10. Bring ‘mystery’ to your lessons – Learning may be the most fun for your students when they don’t know what to expect. Try to incorporate a sense of surprise and mystery into your lessons. When you’re about to unveil a new lesson, give students a new clue each day up until the last day before the start of the lesson. This is a fun way to make your lesson mysterious, and you may find that your students are actually looking forward to finding out what they’ll be learning about next.
So which strategy are you going to start including in your classroom today?
Okay, so now that you have a plan in place for your day, I bet you are asking yourself the question, ‘What on earth do I need to teach my child?’
This virus has certainly forced us all into roles we weren’t expecting, as educators to our children, but there are some very clear and simple guidelines you can follow to ensure you child is progressing and you are teaching them what they need to know.
From the very start I will tell you there is a very easy way of finding out what you need to teach to meet the requirements of the Australian Curriculum. They are found here on the Australian Curriculum website. But if you aren’t a teacher, all this information can be a little bit overwhelming. So let me simplify it for you and make it manageable for a homeschooling context.
If nothing else in your homeschooling day you need to make sure you are covering the following subject areas:
These three curriculum areas are the pillars on which you can then base everything else. But what does Maths, Reading and Writing look like in your home context?
That really is totally up to you. Remember this is your classroom. How you teach is up to you but here is a helpful diagram explaining what these three pillars actually entail:
There are definitely more types of writing and reading strategies and maths topics but these are the very basics. It causes you to kind of wonder how on earth your child’s teacher actually gets all that done in a year doesn’t it?!
Well let me let you in on a secret!
The key to pulling all of this together and making the learning experience enjoyable for your child, is to use overarching topics/themes to teach these three pillars.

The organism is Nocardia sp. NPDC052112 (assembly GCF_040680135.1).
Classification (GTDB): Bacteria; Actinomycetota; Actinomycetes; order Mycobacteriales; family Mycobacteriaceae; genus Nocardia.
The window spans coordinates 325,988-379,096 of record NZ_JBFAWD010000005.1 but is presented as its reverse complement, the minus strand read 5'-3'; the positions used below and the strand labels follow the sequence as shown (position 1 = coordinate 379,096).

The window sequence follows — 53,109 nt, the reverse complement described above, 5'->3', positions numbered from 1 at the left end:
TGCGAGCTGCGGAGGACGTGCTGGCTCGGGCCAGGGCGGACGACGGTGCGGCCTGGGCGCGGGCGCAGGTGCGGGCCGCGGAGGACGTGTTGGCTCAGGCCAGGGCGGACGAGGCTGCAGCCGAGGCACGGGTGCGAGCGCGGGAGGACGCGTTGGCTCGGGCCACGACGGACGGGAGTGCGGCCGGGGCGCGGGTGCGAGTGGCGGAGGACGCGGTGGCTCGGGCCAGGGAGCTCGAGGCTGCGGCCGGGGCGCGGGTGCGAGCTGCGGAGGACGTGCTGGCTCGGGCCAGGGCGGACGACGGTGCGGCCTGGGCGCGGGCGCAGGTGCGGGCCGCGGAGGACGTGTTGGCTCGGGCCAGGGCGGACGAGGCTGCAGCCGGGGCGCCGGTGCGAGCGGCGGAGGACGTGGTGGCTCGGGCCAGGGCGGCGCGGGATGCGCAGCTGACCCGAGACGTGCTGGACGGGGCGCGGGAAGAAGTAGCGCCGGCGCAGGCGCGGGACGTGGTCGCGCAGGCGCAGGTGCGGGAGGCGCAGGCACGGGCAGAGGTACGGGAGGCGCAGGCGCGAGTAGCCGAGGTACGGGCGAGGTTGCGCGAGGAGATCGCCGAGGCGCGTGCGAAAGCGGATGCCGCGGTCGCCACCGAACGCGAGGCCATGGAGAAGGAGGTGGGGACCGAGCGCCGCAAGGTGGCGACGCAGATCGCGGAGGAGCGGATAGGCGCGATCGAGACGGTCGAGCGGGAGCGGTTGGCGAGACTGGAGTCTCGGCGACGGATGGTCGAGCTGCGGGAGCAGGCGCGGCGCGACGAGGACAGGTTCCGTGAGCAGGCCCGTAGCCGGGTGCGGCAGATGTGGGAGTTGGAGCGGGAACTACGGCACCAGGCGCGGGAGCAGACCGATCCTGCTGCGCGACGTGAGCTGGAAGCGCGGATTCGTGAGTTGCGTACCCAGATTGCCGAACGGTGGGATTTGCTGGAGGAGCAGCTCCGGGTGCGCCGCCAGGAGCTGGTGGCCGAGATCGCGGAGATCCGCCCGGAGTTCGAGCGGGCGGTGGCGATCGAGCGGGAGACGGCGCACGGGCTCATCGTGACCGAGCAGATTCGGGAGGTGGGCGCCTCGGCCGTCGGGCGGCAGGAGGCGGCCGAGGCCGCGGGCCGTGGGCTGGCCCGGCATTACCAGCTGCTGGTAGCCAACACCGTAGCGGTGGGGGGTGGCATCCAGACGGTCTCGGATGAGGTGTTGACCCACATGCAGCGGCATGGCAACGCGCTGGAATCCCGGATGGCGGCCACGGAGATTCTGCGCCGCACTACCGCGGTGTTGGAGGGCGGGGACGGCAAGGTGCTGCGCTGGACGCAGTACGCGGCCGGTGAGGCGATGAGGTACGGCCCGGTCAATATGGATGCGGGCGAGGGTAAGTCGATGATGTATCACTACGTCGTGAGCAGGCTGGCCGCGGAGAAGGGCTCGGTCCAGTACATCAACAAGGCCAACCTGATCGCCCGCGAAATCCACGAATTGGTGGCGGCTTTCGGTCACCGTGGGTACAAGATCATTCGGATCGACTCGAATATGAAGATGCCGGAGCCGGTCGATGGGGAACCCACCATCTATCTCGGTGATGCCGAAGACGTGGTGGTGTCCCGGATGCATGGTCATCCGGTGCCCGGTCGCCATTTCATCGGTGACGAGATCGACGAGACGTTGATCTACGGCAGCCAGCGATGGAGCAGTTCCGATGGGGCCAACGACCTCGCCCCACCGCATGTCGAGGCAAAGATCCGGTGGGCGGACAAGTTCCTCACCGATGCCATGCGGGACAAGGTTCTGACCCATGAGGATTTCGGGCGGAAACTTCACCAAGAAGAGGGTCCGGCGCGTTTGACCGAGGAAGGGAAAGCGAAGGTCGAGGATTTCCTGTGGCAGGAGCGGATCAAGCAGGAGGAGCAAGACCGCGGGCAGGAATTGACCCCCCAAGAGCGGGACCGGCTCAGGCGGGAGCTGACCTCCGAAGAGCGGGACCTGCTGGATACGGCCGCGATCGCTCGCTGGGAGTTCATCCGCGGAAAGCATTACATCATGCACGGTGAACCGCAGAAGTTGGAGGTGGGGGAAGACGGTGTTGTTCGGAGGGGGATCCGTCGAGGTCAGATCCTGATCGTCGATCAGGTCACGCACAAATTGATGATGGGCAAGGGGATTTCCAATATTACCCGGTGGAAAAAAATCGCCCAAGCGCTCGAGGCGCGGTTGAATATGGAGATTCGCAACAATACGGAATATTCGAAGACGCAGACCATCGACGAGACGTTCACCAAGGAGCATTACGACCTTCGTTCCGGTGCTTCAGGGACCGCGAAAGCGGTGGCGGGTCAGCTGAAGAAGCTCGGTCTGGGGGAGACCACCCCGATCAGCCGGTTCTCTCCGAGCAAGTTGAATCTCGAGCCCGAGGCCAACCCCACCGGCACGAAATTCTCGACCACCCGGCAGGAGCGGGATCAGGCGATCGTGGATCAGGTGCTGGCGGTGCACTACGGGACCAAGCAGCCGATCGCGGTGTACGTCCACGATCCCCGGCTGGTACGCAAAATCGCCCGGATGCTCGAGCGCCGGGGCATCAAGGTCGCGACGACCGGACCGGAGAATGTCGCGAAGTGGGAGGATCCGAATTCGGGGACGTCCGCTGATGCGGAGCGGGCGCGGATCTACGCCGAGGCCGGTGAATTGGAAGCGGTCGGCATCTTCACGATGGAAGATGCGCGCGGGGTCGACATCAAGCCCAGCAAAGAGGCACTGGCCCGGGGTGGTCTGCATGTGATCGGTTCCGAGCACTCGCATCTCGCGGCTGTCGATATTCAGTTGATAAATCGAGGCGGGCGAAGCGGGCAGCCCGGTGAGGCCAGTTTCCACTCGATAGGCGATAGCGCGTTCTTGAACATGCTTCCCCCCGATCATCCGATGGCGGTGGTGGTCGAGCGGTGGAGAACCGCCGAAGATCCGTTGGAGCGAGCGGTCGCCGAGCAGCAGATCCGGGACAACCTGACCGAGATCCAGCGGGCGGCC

For example you may be doing an under the water theme. To start with you might do some READING to research the topic. You may then do some WRITING to record what you have found. You may then do some science experiments which involve measuring and recording data so this brings in your MATHS. You may draw some pictures of under the sea creatures and paint them. You can then WRITE some sentences describing what is happening in the picture. You then might like to do some more READING to find out more about the topic or simply READ some picture books relating to the topic. You may print off some whale pictures and write numbers on them that are relevant to your child’s age, have them put them in order, have them write them down using words and numerals and other ways of representing to draw in a bit more MATHS.
Can you see how one topic can cover so many areas of the three pillars?! It really is magic! And by teaching this way you are making the content engaging and fun for your child/ren.
The Australian Curriculum is very specific about the topics that need to be covered in every year level. So to save you time sorting through the curriculum website, I have simplified it for you in our Homeschooling Curriculum Overview document. Available now, in our Free Resource Library.
Have a read and let me know what you think by commenting below. Was this helpful for you? Is there something I’ve missed? I want this to be helpful for you so please let me know if there is anything I can add to it.
And while you wait for the third and final blog post in this series focusing on the resources you can use to teach the Australian Curriculum content in your home, have a go at integrating the three pillars into some of the topics outlined in our Homeschool Curriculum Overview. I hope you find it as fun as I do!